For example, in an FX swing trade we could be risking 150 pips in the hope of a 1:2 R:R of 300 pips. The trade develops perfectly, we’re in considerable profit, then suddenly the trade begins to show weakness. We’re not sure if this is a temporary retracement, or could it represent something more significant happening (fundamentally) in the market that we’ve failed to pick up on? Or has price reached a level where many orders; buy, sell, limit and stops are clustered? We take no chances and close the trade for 120 pips profit feeling OK about ourselves, having banked a very decent profit and after evaluating the conditions we’re satisfied that we took the logical decision to close our trade early.

And we know what happens next in this B movie slash, horror. Price pauses for a session or two retraces to the downside momentarily and then it continues its inevitable exponential run up as we look on helplessly. We’re confused, we have rules set out in our trading plan that prevent us from re-entering a trade movement unless conditions reverse, or retraces by a significant amount, to then continue in the original direction. We therefore have no alternative but to sit out the move as we watch over the next few trading sessions price reach a new two month high. And we’re left to lick our wounds as that 120 pips banked could have been 400 or more.

For sure what we’ve outlined there is a universal experience that nearly all of us traders have endured at some stage during our steep learning curve. But before we discuss possible improvements, leading to concrete methods in our trading plan for letting the winners run, let’s concentrate on the extremely positive issues regarding the position we found ourselves in.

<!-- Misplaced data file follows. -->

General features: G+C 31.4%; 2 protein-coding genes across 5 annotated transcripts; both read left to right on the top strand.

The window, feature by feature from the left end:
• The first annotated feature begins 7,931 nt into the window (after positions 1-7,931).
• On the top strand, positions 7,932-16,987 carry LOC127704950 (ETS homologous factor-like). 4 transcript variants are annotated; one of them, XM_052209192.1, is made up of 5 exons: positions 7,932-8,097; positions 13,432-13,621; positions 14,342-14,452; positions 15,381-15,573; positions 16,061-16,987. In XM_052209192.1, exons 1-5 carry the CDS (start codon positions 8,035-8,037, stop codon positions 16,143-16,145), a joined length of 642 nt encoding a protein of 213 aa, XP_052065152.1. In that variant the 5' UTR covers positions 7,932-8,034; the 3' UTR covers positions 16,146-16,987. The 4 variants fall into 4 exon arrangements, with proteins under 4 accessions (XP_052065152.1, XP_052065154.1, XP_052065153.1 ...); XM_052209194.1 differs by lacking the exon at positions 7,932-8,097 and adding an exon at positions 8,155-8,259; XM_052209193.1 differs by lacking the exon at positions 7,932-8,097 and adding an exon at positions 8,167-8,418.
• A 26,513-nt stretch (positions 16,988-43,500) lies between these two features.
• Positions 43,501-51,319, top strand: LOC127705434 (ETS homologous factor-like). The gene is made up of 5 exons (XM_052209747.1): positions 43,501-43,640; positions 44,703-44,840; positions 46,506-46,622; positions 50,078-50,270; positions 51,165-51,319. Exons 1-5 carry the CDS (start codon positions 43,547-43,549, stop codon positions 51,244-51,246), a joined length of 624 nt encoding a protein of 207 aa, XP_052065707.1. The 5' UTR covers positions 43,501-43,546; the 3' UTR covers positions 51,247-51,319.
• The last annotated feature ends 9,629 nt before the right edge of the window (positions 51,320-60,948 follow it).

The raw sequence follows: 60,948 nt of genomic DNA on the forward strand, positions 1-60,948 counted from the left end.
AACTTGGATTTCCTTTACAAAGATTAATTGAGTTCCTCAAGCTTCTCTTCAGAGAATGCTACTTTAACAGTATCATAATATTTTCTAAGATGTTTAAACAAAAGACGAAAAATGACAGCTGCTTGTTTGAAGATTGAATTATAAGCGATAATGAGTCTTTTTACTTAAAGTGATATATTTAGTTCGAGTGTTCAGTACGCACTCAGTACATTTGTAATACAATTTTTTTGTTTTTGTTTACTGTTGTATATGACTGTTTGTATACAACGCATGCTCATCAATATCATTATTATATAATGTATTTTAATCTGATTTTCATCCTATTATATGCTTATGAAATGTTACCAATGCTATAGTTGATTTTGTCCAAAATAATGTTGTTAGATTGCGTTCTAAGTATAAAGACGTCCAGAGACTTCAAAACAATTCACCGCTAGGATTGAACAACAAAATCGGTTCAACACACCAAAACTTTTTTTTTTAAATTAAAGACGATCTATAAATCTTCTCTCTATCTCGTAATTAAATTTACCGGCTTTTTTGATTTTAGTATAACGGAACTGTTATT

Firstly we identified the high probability set up perfectly. We monitored the trade and closed at significant profit, not quite 1:1 R:R, but quite close to it. Moreover we stuck to our plan and didn’t re-enter outside the scope of our trading plan. We still took a sizable chunk of profit and pips out of the move. We only ‘failed’ on the one aspect; faced with plenty of ‘white chart’ to our right we didn’t follow the plan for exits. Or more likely the chapters in our trading plan covering exits just require a little bit more polish and refining. So let’s look at one possibility for trading our exits better.

What gets you in can get you out

Regular readers of our trading blog, who subscribe to our weekly trend predictions newsletter, will be familiar with the method we offer up as a trading strategy. Now it’s not the most sophisticated trading method known to man, but there’s a reason for that; the overall strategy has to appeal to and cover a wide range of experience and ability, it has to be what we term an ‘Everyman’ strategy. We use seven of the most widely used indicators, combined with Heikin Ashi bars and only adjust the stochastic lines from their standard settings.